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Study Shows Appetite Hormone May Prevent Frailty

Friday July 10, 2009
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Frail, elderly women with unexplained weight loss migt benefit from supplementation with the body’s appetite-stimulating hormone, ghrelin, according to a new study funded partially by the National Institutes of Health and presented at The Endocrine Society’s 91st Annual Meeting in Washington, D.C.

Unexplained weight loss in older adults can lead to the development of frailty, a debilitating syndrome of declines across multiple body systems. Frail individuals have much higher rates of functional decline, hospitalization, and death than healthier people their age, said study lead investigator Anne Cappola, MD, ScM, assistant professor of medicine at the University of Pennsylvania School of Medicine, Philadelphia, in a news release.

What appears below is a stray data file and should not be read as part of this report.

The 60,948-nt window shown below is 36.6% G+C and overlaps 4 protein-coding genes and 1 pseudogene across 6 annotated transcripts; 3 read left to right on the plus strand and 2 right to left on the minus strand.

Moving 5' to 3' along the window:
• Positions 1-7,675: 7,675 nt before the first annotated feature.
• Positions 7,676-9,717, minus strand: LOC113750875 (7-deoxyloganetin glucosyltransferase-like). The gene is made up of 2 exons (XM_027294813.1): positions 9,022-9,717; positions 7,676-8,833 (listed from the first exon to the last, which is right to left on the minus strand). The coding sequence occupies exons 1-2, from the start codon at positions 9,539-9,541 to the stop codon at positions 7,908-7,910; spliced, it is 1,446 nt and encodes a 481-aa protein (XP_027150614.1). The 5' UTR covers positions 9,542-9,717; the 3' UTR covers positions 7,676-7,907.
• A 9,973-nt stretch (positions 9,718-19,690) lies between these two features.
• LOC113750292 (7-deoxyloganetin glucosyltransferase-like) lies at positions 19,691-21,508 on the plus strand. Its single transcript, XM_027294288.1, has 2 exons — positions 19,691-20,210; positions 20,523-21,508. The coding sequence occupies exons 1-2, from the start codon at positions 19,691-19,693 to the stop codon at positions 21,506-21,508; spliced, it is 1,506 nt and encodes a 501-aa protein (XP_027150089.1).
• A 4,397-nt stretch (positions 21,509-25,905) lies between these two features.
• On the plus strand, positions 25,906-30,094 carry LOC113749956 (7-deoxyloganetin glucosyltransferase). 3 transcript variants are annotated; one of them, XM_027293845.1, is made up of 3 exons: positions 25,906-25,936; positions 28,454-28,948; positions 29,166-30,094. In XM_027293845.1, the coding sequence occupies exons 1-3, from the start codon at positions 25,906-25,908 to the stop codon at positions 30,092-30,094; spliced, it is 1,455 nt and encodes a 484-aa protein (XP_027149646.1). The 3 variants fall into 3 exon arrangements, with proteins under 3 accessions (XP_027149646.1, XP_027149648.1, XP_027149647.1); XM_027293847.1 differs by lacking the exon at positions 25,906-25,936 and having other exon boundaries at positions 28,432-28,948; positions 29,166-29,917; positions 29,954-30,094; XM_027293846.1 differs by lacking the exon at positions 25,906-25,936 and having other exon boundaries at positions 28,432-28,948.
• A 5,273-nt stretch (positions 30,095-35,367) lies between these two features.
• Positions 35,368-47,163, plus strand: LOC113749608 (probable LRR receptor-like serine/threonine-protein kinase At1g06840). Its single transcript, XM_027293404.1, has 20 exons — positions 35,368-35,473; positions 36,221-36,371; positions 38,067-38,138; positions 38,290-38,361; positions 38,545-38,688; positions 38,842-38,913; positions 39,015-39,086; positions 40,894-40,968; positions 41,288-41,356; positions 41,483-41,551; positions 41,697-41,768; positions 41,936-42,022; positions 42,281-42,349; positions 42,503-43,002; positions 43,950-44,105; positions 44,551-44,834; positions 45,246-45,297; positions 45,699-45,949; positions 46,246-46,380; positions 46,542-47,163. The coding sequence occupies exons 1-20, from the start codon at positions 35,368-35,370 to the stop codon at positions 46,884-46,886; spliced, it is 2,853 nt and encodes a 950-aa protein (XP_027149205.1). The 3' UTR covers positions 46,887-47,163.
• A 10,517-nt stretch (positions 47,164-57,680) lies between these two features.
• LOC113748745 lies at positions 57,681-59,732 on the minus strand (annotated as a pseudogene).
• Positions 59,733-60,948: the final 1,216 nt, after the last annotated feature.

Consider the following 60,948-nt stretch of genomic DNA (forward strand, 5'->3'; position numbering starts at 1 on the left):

The pilot study enrolled five women age 70 or older who had loss of greater than 5% of their body weight in a year and who met at least two of the other standard criteria for frailty: self-reported exhaustion, weakness, slow walking speed, and low physical activity. The control group included five healthy women of similar age.

Each woman received two infusions into a vein, a week apart, of ghrelin or saline. The women ate 51% more calories after the ghrelin infusion than the placebo infusion, because of increased carbohydrate and protein intake, not fat, the authors reported. The only side effect of treatment was a transient sensation of warmth that four women experienced during the ghrelin infusion.

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